Thursday, December 5, 2013


Born to a pioneering east coast family in the last decade of the 1800s, my mother grew up wandering the rooms and corridors of a large Inn and trading center built by her grandfather and known as “The Linnwood House”. The wreckage of the burned and razed landmark was still there, hidden by a generation of tree growth and a rampant blackberry jungle when I was a small boy, but I grew up in the very mental shadow of its image and place in local history and lore.

            Like many neo-Victorian structures of its time, its three stories were capped with an imposing cupola which I learned from my mother had been her secret hiding place as a red-headed child seeking privacy in a largely-adult world. The tall “minaret” looking out over the whole town had clearly been a hallowed sanctuary of some meaning in her life, so often did she share with me stories from her youth in which it played a part.

            Surrounded by grand buildings whose architecture was similarly festooned, I was very familiar with the term cupola, and its correct pronunciation (kyoo’pe-la). In time, I learned that the word came from the Italian, where it literally means “upside down cup”.  The Junior/Senior high school I attended in New Jersey claimed a dome-like cupola, and the Dutch Reformed Church in our town had a cupola rather than the usual steeple, and on Boy Scout nights, I used to climb into that cupola/belfry in an attempt to capture resident gray squirrels while being careful not to ring the bell which hung there.

            Our move to New England brought even more cupolas into my life, for it is here that the rooftop galleries are an ever-presence wherever one looks, and a matter of pride in every community, large or small. While most are simply ornamentation nowadays, they once served a number of practical purposes, especially in seaport communities where “widows’ walks” gave the family a perch from which to keep an eye-out for the return of their sea-faring men and other harbor comings and goings. Then too, early “Colonial” and “Federal” design multi-story dwellings often featured a circular stairway at their center, and before the days of electric lights, a glassed-in cupola overhead provided some much-needed illumination for otherwise-gloomy interiors. For architects and builders of the day, the unique design of such “cap stones” served as a distinctive trademark of their individual craftsmanship and a matter of personal pride.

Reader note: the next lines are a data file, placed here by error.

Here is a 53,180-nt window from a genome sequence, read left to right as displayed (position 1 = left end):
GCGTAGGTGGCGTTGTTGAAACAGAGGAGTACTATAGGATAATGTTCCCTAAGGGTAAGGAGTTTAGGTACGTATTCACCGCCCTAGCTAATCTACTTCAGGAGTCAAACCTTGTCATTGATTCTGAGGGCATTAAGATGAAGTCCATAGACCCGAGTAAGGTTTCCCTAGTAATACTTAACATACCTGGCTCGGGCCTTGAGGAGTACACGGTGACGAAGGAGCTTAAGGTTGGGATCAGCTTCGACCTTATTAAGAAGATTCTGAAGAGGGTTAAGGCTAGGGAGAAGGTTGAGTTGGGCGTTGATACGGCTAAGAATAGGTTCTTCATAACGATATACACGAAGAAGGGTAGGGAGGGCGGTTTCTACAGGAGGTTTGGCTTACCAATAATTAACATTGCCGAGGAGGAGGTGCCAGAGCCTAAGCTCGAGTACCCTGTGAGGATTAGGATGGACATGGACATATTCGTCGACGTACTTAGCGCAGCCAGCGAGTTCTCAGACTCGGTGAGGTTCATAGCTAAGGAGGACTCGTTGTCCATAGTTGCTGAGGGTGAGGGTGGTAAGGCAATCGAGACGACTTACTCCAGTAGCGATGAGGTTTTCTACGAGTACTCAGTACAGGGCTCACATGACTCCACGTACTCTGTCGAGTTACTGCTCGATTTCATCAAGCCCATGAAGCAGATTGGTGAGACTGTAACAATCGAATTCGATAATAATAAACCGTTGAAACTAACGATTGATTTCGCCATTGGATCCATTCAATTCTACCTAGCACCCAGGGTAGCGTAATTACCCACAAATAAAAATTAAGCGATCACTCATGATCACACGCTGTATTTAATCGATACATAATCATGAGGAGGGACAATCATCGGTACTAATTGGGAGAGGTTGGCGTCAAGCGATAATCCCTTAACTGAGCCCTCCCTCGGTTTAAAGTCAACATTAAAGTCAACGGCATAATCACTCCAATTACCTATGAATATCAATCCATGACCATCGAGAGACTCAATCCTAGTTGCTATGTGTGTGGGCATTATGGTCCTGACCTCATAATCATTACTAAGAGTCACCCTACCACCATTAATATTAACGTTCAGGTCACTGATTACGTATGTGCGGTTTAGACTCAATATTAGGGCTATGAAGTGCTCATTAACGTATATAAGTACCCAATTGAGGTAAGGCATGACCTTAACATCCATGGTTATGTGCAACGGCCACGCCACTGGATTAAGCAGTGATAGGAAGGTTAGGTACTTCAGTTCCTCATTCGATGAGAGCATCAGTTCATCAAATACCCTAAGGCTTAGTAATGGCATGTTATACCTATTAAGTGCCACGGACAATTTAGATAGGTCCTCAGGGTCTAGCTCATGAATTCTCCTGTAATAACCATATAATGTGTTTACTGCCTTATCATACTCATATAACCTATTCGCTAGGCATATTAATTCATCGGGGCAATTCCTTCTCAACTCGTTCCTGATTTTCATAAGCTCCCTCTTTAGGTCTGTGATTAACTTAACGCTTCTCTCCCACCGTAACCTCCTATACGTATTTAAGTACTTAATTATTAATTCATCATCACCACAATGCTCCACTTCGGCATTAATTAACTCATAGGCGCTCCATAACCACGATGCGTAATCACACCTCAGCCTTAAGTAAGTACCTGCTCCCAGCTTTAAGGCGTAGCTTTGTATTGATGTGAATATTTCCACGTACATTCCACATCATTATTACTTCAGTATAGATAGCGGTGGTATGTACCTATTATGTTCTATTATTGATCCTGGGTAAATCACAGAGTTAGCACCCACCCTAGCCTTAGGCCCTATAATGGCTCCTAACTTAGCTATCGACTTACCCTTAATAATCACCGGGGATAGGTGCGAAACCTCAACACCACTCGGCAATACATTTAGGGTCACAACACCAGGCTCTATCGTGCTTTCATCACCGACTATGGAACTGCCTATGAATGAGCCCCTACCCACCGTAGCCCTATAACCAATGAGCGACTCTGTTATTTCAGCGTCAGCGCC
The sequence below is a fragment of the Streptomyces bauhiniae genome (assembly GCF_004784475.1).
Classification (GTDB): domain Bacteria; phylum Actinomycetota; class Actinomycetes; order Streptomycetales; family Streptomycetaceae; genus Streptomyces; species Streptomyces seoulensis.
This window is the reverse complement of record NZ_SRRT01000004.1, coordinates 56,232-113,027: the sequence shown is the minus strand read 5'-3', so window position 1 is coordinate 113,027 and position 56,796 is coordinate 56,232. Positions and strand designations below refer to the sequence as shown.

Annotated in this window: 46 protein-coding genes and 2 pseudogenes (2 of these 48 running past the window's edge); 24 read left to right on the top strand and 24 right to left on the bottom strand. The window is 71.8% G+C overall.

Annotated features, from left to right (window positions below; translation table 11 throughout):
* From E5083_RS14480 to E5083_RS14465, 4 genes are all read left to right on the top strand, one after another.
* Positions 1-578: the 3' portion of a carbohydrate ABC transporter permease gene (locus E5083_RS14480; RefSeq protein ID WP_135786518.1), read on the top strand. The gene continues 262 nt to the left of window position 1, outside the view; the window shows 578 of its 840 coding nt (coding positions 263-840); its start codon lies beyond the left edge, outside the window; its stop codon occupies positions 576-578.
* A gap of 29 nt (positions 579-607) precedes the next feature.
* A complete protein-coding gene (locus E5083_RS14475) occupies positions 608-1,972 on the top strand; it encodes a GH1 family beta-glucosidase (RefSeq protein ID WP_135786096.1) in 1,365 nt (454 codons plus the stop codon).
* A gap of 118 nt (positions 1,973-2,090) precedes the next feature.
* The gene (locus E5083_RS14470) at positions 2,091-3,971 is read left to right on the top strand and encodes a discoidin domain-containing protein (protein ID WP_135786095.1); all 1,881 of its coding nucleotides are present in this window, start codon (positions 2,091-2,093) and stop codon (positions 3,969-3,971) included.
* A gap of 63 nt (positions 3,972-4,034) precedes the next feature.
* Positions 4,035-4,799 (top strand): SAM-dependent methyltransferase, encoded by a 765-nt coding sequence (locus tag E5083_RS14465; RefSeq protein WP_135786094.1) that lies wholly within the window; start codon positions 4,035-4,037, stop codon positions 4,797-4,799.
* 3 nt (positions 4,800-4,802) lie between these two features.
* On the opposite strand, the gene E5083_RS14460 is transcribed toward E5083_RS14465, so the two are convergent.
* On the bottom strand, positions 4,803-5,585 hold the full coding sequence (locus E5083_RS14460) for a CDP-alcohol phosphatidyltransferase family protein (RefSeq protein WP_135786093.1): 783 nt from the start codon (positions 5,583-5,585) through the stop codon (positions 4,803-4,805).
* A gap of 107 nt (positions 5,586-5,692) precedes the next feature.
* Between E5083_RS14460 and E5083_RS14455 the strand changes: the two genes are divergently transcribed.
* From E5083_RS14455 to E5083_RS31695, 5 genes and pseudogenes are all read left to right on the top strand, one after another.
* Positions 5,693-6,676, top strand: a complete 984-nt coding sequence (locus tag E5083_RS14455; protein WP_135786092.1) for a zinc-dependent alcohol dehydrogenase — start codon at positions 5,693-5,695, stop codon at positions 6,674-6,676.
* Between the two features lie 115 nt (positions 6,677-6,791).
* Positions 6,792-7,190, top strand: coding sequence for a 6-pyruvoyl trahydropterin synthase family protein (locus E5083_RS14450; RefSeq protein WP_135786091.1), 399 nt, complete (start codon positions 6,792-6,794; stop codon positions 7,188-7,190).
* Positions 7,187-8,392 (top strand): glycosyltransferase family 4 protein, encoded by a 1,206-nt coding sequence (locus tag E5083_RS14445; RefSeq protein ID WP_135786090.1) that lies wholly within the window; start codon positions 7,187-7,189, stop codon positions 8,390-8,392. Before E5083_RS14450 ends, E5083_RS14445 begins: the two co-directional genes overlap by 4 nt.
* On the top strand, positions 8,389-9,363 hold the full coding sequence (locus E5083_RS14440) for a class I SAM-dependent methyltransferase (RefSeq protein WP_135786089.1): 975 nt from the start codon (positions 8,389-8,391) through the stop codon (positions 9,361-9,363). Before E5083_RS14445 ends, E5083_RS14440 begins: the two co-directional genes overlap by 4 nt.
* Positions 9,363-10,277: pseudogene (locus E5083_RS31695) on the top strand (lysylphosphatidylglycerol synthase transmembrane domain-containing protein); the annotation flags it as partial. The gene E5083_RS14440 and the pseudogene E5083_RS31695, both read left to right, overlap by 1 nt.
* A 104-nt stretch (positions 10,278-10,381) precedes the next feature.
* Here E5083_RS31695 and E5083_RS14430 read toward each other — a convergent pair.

For New England barns, the cupola was an absolute necessity, its venturi affect drawing air currents through lofts of summer hay, subject to a moldering dampness which was an invitation to spontaneous combustion-spawned barn fires. The typical maple-sugar house likewise requires an outlet for the billowing steam clouds produced by the huge evaporators housed inside, often with adjustable louvers which can be closed when not in use or controlled on windy, stormy days. I have spent many hours coaxing sled-loads of newly-gathered sap into carefully-marshaled gallons of finished syrup in a now-distant, but fondly remembered youth.

            Over the years, whether as a tour guide or in solitary exploration, I have  hunted down these roof-top wonders with camera in hand, and my photo files bulge with the recorded memories from among which I only have space to share these very few.


Overlooking a historic Atlantic seaport, this enclosed “widow’s walk” offers  residents a weatherproof
                                view of nearby harbor activities.
My personal favorite cupola photo; a near-perfect combination of subject and composition.
Until the 1970s, every U.S. train carried a caboose, from whose cupola crew members could maintain
                                a visual watch over the entire train’s length.
A classic New England “bank barn” sports a typical and very important cupola feature.
                              All photos by Al Cooper

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